RU: Are you working on anything right now?

LM: I have a couple of novel manuscripts that I’m working on, plus smaller things like short stories and essays. I have a craft book, Telling Stories, coming out in October.

RU: I may have to read that craft book. Speaking of which, can you tell us about your other books?

LM: I suppose my best known book is The Bright Forever, which was fortunate enough to be a finalist for the Pulitzer Prize in Fiction in 2006. It’s the story of the abduction of a young girl in a small Midwestern town in 1972. I suppose some would call it a literary suspense novel. My novel, Break the Skin, would fall into that same category. I like to take true-crime stories from my native southeastern Illinois and let my imagination turn them into novels.  I’ve also published three memoirs, From Our House, Turning Bones, and Such a Life. They deal with family and particularly with the farming accident that cost my father both of his hands and the way that accident came to settle in our family. My other novels are Quakertown and River of Heaven. I also have a story collection, The Least You Need to Know, and another one, The Mutual UFO Network, will be published in 2018.

RU: Note to self, put The Bright Forever on my reading list. Sounds like my sort of story. Now you have a number of students who have continued writing and publishing after college and have kept in contact with you (including yours truly), and have kept in contact. What’s it like seeing that happen?

LM: It’s always gratifying to see students do well. It makes me feel that I may have had a small part in that success.

RU: Do you think the role of literature in society is changing, especially as we become more reliant on technology and our attention spans seem to shorten?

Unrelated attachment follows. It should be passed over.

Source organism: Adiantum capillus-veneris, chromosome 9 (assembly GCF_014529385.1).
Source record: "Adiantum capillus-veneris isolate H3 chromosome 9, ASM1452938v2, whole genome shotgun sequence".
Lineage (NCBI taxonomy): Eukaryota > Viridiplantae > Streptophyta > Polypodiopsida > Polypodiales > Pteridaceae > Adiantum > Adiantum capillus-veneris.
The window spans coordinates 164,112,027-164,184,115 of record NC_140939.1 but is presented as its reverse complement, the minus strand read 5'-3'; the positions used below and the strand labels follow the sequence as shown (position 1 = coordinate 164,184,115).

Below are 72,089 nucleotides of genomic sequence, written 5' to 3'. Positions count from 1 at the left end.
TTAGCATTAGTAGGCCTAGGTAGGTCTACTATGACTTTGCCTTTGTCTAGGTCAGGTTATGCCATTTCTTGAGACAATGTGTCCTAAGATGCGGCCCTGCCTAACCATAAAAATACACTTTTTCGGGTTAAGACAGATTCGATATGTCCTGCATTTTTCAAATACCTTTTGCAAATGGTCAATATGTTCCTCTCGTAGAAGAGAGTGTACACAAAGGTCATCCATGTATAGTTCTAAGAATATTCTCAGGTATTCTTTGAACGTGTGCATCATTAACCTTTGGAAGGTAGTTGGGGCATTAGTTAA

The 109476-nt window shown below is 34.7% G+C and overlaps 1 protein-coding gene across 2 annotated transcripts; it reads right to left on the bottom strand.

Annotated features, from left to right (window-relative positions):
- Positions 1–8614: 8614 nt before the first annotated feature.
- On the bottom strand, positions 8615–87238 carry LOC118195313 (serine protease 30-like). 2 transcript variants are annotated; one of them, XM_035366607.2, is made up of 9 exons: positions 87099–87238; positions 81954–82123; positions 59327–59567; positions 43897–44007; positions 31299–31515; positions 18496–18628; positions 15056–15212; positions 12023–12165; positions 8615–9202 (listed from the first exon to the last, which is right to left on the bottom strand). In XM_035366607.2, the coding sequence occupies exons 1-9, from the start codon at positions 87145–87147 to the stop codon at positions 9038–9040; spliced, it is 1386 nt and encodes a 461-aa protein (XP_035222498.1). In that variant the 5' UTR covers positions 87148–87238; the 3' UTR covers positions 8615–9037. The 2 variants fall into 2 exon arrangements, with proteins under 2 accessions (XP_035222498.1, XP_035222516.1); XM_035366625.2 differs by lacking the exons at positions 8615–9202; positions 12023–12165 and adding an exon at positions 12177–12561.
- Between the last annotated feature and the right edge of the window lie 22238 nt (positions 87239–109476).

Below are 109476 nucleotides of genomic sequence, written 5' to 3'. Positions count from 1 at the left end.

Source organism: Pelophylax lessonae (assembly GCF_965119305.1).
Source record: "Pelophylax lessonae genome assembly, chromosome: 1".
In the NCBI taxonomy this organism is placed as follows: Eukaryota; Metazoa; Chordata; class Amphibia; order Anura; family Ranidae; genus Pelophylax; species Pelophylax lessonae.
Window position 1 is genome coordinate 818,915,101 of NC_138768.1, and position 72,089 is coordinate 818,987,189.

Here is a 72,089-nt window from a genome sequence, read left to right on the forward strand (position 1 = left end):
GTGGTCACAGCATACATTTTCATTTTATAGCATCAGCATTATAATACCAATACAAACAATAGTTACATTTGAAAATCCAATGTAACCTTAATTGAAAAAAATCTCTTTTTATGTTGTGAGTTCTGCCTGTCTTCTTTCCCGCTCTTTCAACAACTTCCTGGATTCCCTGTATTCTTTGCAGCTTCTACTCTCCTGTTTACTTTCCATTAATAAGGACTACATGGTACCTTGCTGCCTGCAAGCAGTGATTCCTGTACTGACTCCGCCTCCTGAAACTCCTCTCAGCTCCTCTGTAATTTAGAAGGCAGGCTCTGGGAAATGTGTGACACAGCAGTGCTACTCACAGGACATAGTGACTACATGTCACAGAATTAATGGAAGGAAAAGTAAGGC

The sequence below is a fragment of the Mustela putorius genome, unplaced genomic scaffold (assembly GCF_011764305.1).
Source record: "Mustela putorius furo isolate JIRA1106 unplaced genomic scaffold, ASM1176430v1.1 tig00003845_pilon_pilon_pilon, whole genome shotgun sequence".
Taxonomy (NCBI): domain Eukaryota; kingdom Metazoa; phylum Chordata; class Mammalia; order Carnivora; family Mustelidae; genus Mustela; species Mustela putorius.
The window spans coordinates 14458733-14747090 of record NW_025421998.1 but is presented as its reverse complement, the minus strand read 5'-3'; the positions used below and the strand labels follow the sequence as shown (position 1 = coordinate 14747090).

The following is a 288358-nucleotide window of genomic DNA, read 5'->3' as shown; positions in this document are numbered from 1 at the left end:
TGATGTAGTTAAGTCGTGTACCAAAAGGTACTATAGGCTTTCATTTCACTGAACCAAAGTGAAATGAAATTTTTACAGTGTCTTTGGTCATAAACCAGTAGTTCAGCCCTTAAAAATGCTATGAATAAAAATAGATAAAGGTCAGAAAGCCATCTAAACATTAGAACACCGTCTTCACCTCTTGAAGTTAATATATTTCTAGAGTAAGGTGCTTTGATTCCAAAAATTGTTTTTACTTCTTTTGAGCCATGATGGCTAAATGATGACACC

LM: I think there will always be not only room for, but a necessity for, narrative.  The forms of that narrative may change, but the importance of it in our culture won’t. We understand ourselves, others, and the world around us via stories. Such has always been the case, and I don’t see that changing.

RU: If you could give advice to any writer, no matter background, genre or level of experience, what would you say?

LM: Don’t be in a hurry. Study and practice your craft without thought of publishing. Fall in love with the process and the journey will take you where you’re meant to go. Read the way a writer must—with an eye toward how something is made.

RU: And finally, if you were stuck on a desert island for a while and could only take three books with you, which would you take?

LM: Richard Ford’s Rock Springs, Kent Haruf’s Our Souls at Night, F. Scott Fitzgerald’s The Great Gatsby, and (I’d cheat and sneak in a fourth) Harper Lee’s To Kill a Mockingbird.

RU: You’re a university professor! You know the consequences for cheating! Anyway, thanks for joining us today, Lee. We wish you luck with the paperback edition of Late One Night.

If you would like to learn more about Lee Martin and his works, you can check out his website, Facebook, and Twitter. Or you can enroll yourself as an English major in Ohio State’s undergraduate or graduate program and work with him directly by taking classes with him (though that option has both pros and cons).

And if you’re an author who would like to be interviewed, check out my Interviews page and leave a comment. Who knows? Perhaps we can work some magic.

That’s all for now. Have a great day, my Followers of Fear.